When Anthony Russo moved to the state of Washington from Massachesetts in fifth grade, all he ever heard about was one college.
“It was all Huskies, Huskies, Huskies,” the freshman receiver said. “Ever since then, I always knew that I wanted to come here.”
Russo got that chance last winter, as former head coach Rick Neuheisel extended a scholarship offer to the Lakes High star.
“They recruited me as an athlete,” Russo explains.
There was some uncertainty as to where the 5-foot-11 speedster would play once he put on the purple and gold uniform. That question was settled on the first day of fall camp, when Russo joined five other true freshman at receiver.
The new position, while unfamiliar, is one that he’s enjoyed so far.
Head Coach Keith Gilbertson has already mentioned Russo several times as a freshman who’s impressed.
“Anthony Russo, for a guy who was a high school tailback, gets a little better every practice,” Gilbertson said on Sunday.
Russo knows the competition for playing time will be fierce this fall. Several slots will be open with six freshmen and one redshirt-freshman, Jordan Slye, vying for the positions.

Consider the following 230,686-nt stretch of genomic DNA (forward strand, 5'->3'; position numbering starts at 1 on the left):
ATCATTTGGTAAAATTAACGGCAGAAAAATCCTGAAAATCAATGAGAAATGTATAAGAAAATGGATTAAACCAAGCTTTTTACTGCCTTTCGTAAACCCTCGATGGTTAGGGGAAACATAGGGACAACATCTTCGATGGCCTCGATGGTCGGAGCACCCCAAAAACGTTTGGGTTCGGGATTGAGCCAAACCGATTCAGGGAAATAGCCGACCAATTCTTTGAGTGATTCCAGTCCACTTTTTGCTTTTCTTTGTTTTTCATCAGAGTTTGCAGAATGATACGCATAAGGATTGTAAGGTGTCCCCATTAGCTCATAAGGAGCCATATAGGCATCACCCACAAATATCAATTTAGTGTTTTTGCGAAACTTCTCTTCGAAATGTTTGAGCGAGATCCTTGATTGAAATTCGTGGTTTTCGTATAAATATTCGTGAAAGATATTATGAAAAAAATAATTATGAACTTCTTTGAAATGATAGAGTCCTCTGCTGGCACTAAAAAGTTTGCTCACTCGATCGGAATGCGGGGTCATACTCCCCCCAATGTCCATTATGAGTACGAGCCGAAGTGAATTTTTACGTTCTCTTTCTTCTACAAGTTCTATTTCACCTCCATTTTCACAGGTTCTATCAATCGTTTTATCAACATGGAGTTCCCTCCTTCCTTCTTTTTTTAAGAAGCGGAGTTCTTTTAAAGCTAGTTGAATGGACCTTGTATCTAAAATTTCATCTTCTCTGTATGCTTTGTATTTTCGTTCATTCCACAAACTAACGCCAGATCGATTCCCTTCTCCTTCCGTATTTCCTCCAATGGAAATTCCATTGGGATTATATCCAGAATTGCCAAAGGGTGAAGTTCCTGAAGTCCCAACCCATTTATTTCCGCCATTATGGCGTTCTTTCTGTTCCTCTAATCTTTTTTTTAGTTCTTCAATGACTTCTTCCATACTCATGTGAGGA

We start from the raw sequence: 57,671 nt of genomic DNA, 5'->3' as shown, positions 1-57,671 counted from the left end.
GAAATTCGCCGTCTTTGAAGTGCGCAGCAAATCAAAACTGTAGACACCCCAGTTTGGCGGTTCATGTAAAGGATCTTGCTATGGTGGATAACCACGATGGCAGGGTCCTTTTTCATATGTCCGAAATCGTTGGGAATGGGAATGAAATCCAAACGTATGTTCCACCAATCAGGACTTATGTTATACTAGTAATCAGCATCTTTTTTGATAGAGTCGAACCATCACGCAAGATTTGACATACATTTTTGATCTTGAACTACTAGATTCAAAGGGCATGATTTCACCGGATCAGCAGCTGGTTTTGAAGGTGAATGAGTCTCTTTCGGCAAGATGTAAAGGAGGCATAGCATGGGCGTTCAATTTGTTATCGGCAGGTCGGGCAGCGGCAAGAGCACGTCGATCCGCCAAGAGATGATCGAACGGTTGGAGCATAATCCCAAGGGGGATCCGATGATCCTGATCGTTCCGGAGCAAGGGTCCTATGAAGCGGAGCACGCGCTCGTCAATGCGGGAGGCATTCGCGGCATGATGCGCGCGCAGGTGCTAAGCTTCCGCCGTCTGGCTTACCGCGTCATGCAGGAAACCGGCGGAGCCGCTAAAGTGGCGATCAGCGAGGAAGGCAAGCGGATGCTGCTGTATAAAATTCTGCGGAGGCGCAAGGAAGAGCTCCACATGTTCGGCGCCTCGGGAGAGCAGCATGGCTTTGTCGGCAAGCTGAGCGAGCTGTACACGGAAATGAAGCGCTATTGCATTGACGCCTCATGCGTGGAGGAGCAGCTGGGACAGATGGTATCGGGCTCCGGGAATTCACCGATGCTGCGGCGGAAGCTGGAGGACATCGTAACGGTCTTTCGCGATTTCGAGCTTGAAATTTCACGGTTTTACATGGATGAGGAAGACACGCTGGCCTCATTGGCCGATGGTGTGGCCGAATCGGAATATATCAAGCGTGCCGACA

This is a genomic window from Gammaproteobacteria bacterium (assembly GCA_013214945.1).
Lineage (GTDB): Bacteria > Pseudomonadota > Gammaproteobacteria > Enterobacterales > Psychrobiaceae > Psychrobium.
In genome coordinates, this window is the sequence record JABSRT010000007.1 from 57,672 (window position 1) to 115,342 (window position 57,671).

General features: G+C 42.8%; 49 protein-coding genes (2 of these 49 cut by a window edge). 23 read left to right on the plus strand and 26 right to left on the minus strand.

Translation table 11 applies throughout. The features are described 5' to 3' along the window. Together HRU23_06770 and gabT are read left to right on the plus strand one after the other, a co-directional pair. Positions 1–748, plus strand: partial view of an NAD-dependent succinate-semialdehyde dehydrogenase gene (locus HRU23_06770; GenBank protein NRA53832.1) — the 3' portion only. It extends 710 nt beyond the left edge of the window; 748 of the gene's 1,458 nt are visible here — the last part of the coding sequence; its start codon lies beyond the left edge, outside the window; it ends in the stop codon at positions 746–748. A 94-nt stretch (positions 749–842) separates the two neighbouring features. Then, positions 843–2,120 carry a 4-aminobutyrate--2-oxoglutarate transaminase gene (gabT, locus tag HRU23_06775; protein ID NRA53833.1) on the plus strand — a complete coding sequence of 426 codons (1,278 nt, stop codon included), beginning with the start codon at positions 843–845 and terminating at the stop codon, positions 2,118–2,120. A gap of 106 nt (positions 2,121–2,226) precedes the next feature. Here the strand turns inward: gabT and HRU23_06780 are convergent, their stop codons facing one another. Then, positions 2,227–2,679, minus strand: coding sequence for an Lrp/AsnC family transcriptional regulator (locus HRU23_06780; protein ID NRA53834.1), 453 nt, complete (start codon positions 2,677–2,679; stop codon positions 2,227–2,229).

Those who won’t play this year will have to redshirt, spend the season on the scout team, and be unable to play in games. That’s a possibility Russo would love to avoid if all possible.
“I don’t know if I could sit out a whole season and not play after practicing with these guys for a whole year,” said Russo. “I definitely want to play.”
For now, the focus becomes learning the offense and improving on route running. As a tailback at Lakes - the same school that produced Reggie Williams, Aaron Butler, Felix Sweetman and Matt Griffith - he never had had to worry about that. As a receiver, it’s as important as any other facet of the position.
“I was a running back my whole life, so I still need to improve on my route running,” he said.
Pushing him to learn at a rapid pace are the other young faces fighting for the same job. Every other receiver in camp looks capable. Which end up on the traveling squad will come down to which can consistently be the most dependable.
“It’s definitely in the back of your mind,” said Russo of the tight competition. “If you make a bad play, you know that you have to come back and make a big play the next time so (the coaches) will erase that mistake from their memory.”
Wearing the No. 23, this 18-year-old is anxious to see how the coming weeks play out.
All he can control is how hard he works. The final decision for playing time will be up to the coaching staff.
“I need to keep working hard and make big plays,” he said. “If I keep working hard, big plays should follow.”